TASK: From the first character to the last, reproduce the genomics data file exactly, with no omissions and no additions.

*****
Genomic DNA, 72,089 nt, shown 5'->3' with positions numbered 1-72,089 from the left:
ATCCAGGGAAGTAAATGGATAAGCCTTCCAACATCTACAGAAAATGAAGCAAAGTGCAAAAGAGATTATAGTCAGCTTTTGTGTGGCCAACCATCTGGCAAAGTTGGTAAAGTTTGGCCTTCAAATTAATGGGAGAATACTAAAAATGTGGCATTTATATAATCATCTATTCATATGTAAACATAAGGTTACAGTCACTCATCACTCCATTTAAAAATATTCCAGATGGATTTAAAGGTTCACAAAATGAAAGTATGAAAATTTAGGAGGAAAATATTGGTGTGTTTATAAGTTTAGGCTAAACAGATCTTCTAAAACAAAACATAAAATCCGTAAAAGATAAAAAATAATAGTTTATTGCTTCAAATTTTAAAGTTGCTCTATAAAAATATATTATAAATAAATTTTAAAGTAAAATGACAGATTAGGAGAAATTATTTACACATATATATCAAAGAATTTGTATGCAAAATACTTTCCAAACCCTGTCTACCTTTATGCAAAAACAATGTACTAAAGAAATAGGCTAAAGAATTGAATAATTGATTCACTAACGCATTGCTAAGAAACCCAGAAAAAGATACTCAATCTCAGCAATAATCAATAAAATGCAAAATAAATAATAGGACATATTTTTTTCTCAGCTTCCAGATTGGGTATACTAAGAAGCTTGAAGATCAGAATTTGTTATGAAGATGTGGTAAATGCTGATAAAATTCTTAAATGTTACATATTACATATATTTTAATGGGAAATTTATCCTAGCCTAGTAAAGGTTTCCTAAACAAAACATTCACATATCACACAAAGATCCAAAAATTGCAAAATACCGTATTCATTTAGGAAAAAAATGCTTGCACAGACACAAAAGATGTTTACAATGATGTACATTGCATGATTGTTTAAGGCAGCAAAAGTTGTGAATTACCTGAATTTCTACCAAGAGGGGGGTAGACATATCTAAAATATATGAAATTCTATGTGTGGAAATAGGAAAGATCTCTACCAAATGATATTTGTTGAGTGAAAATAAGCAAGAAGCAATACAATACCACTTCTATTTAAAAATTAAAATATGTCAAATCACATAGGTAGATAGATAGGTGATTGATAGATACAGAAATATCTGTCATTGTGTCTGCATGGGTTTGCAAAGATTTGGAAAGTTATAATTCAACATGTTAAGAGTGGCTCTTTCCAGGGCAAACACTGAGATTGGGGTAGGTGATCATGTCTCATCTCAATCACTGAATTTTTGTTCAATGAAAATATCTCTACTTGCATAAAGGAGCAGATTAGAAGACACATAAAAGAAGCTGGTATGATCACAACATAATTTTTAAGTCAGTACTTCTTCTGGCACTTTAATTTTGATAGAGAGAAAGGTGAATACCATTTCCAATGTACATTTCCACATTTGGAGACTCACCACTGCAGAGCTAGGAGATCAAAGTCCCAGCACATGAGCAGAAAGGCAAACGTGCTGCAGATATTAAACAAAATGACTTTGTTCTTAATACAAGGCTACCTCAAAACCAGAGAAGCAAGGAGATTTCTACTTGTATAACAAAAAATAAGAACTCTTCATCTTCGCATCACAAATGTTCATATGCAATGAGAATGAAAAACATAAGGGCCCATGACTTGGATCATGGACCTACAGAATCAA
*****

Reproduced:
Genomic DNA, 72,089 nt, shown 5'->3' with positions numbered 1-72,089 from the left:
ATCCAGGGAAGTAAATGGATAAGCCTTCCAACATCTACAGAAAATGAAGCAAAGTGCAAAAGAGATTATAGTCAGCTTTTGTGTGGCCAACCATCTGGCAAAGTTGGTAAAGTTTGGCCTTCAAATTAATGGGAGAATACTAAAAATGTGGCATTTATATAATCATCTATTCATATGTAAACATAAGGTTACAGTCACTCATCACTCCATTTAAAAATATTCCAGATGGATTTAAAGGTTCACAAAATGAAAGTATGAAAATTTAGGAGGAAAATATTGGTGTGTTTATAAGTTTAGGCTAAACAGATCTTCTAAAACAAAACATAAAATCCGTAAAAGATAAAAAATAATAGTTTATTGCTTCAAATTTTAAAGTTGCTCTATAAAAATATATTATAAATAAATTTTAAAGTAAAATGACAGATTAGGAGAAATTATTTACACATATATATCAAAGAATTTGTATGCAAAATACTTTCCAAACCCTGTCTACCTTTATGCAAAAACAATGTACTAAAGAAATAGGCTAAAGAATTGAATAATTGATTCACTAACGCATTGCTAAGAAACCCAGAAAAAGATACTCAATCTCAGCAATAATCAATAAAATGCAAAATAAATAATAGGACATATTTTTTTCTCAGCTTCCAGATTGGGTATACTAAGAAGCTTGAAGATCAGAATTTGTTATGAAGATGTGGTAAATGCTGATAAAATTCTTAAATGTTACATATTACATATATTTTAATGGGAAATTTATCCTAGCCTAGTAAAGGTTTCCTAAACAAAACATTCACATATCACACAAAGATCCAAAAATTGCAAAATACCGTATTCATTTAGGAAAAAAATGCTTGCACAGACACAAAAGATGTTTACAATGATGTACATTGCATGATTGTTTAAGGCAGCAAAAGTTGTGAATTACCTGAATTTCTACCAAGAGGGGGGTAGACATATCTAAAATATATGAAATTCTATGTGTGGAAATAGGAAAGATCTCTACCAAATGATATTTGTTGAGTGAAAATAAGCAAGAAGCAATACAATACCACTTCTATTTAAAAATTAAAATATGTCAAATCACATAGGTAGATAGATAGGTGATTGATAGATACAGAAATATCTGTCATTGTGTCTGCATGGGTTTGCAAAGATTTGGAAAGTTATAATTCAACATGTTAAGAGTGGCTCTTTCCAGGGCAAACACTGAGATTGGGGTAGGTGATCATGTCTCATCTCAATCACTGAATTTTTGTTCAATGAAAATATCTCTACTTGCATAAAGGAGCAGATTAGAAGACACATAAAAGAAGCTGGTATGATCACAACATAATTTTTAAGTCAGTACTTCTTCTGGCACTTTAATTTTGATAGAGAGAAAGGTGAATACCATTTCCAATGTACATTTCCACATTTGGAGACTCACCACTGCAGAGCTAGGAGATCAAAGTCCCAGCACATGAGCAGAAAGGCAAACGTGCTGCAGATATTAAACAAAATGACTTTGTTCTTAATACAAGGCTACCTCAAAACCAGAGAAGCAAGGAGATTTCTACTTGTATAACAAAAAATAAGAACTCTTCATCTTCGCATCACAAATGTTCATATGCAATGAGAATGAAAAACATAAGGGCCCATGACTTGGATCATGGACCTACAGAATCAA